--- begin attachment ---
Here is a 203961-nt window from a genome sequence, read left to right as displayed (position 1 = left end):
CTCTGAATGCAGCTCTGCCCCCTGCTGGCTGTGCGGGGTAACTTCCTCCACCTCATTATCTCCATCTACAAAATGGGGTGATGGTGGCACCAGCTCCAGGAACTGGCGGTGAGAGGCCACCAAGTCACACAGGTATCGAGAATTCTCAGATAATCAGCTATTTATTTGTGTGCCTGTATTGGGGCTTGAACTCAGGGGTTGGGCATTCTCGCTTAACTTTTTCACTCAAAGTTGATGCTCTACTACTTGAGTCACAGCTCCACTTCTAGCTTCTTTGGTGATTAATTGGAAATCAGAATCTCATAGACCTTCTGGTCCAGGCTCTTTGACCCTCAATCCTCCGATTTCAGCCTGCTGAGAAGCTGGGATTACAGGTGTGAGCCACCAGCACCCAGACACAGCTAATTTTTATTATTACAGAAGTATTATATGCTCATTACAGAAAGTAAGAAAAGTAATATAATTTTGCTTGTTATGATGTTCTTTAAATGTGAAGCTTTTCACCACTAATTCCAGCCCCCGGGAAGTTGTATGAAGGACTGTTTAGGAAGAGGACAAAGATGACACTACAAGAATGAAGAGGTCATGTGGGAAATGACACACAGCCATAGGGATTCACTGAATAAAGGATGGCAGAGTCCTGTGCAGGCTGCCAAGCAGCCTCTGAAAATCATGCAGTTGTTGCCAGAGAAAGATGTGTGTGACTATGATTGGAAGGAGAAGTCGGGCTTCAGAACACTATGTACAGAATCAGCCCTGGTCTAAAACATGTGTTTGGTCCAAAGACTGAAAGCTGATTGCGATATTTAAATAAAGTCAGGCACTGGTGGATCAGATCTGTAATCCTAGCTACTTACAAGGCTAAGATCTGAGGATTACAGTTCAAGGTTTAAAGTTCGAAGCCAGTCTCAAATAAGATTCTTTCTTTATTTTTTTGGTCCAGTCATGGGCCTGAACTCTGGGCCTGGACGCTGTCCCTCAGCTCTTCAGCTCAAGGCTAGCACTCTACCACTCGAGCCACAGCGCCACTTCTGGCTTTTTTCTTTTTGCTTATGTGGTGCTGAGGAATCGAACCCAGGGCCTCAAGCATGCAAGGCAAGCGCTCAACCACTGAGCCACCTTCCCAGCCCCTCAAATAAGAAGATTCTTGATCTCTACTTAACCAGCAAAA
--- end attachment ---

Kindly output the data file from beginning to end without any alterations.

Here is a 203961-nt window from a genome sequence, read left to right as displayed (position 1 = left end):
CTCTGAATGCAGCTCTGCCCCCTGCTGGCTGTGCGGGGTAACTTCCTCCACCTCATTATCTCCATCTACAAAATGGGGTGATGGTGGCACCAGCTCCAGGAACTGGCGGTGAGAGGCCACCAAGTCACACAGGTATCGAGAATTCTCAGATAATCAGCTATTTATTTGTGTGCCTGTATTGGGGCTTGAACTCAGGGGTTGGGCATTCTCGCTTAACTTTTTCACTCAAAGTTGATGCTCTACTACTTGAGTCACAGCTCCACTTCTAGCTTCTTTGGTGATTAATTGGAAATCAGAATCTCATAGACCTTCTGGTCCAGGCTCTTTGACCCTCAATCCTCCGATTTCAGCCTGCTGAGAAGCTGGGATTACAGGTGTGAGCCACCAGCACCCAGACACAGCTAATTTTTATTATTACAGAAGTATTATATGCTCATTACAGAAAGTAAGAAAAGTAATATAATTTTGCTTGTTATGATGTTCTTTAAATGTGAAGCTTTTCACCACTAATTCCAGCCCCCGGGAAGTTGTATGAAGGACTGTTTAGGAAGAGGACAAAGATGACACTACAAGAATGAAGAGGTCATGTGGGAAATGACACACAGCCATAGGGATTCACTGAATAAAGGATGGCAGAGTCCTGTGCAGGCTGCCAAGCAGCCTCTGAAAATCATGCAGTTGTTGCCAGAGAAAGATGTGTGTGACTATGATTGGAAGGAGAAGTCGGGCTTCAGAACACTATGTACAGAATCAGCCCTGGTCTAAAACATGTGTTTGGTCCAAAGACTGAAAGCTGATTGCGATATTTAAATAAAGTCAGGCACTGGTGGATCAGATCTGTAATCCTAGCTACTTACAAGGCTAAGATCTGAGGATTACAGTTCAAGGTTTAAAGTTCGAAGCCAGTCTCAAATAAGATTCTTTCTTTATTTTTTTGGTCCAGTCATGGGCCTGAACTCTGGGCCTGGACGCTGTCCCTCAGCTCTTCAGCTCAAGGCTAGCACTCTACCACTCGAGCCACAGCGCCACTTCTGGCTTTTTTCTTTTTGCTTATGTGGTGCTGAGGAATCGAACCCAGGGCCTCAAGCATGCAAGGCAAGCGCTCAACCACTGAGCCACCTTCCCAGCCCCTCAAATAAGAAGATTCTTGATCTCTACTTAACCAGCAAAA